Dropping anchor in the San Blas, at 10:30 am the following day, was such a relief. I could not even reflect on the beautiful place we had come to; being so overwhelmed with the looming work of cleaning up all the salt water and assessing the damage. I have to admit that I was at such a low point, I almost cried, exclaiming “I hate Alembic”. Bill made some breakfast and tried to get me to eat, but I was in stubborn automatic cleaning mode. My first concern was the SSB radio, and my second task was to drag all of my clothes out of the lockers, rinse them with our precious little fresh water, and hang them up in the rigging to dry. Once I completed this, I collapsed into the cockpit and fell dead asleep.
Waking only 30 minutes later, I was surprisingly refreshed, and heartily ate what Bill had prepared. Relieved to hear Bill’s assessment that the SSB was still functioning, I realized that Alembic didn’t really deserve all of my pessimism. I had been simply exhausted from being up all night. Bill had been sick and I was on permanent watch for almost the entire trip. It’s amazing how just a nap can change your whole perspective. I now could look around me and let my jaw drop in wonderment.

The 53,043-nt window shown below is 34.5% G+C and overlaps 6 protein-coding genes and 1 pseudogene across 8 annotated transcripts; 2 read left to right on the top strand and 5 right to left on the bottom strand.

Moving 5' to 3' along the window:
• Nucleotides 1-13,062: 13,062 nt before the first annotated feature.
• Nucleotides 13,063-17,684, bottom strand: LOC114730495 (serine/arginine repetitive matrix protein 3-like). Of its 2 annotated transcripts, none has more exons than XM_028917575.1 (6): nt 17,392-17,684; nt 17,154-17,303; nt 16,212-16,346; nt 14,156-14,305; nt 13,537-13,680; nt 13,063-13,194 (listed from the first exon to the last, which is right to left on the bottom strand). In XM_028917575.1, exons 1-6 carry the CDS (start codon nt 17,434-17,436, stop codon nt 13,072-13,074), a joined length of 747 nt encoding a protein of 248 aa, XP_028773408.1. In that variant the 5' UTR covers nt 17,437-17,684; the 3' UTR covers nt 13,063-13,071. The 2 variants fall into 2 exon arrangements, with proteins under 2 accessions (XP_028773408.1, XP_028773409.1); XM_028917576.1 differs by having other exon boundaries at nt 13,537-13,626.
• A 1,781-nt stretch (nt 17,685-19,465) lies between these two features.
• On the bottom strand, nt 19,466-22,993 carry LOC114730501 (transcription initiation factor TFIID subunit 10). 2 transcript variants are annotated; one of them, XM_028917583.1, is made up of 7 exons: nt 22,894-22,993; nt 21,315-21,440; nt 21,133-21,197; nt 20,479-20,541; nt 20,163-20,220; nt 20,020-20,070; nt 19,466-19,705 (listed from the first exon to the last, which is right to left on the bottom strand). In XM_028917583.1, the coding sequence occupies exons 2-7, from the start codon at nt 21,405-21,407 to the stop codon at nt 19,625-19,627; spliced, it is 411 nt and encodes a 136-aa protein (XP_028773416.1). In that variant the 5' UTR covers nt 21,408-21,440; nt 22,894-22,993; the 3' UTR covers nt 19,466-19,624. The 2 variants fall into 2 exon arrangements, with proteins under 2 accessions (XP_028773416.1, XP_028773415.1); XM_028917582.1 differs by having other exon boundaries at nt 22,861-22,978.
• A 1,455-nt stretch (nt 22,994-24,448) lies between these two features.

I found out two days later, that the name of the anchorage we were floating in was the Hot Tub. How appropriate! Thank you, John and Georgina, for calling us on the VHF and suggesting we anchor here with you! We really needed the luxurious relaxation provided by this Hot Tub!
We reveled in the Hot Tub for two days, snorkeling around astonishingly beautiful reefs, and zooming about the “neighborhood” in our dinghy. Another anchorage nearby, called the Swimming Pool, had about 30 sailboats, with plenty of room for more, while our Hot Tub, was crowded with about 15 boats. This group of islands was called the Holandes, and one of the most popular areas of the San Blas.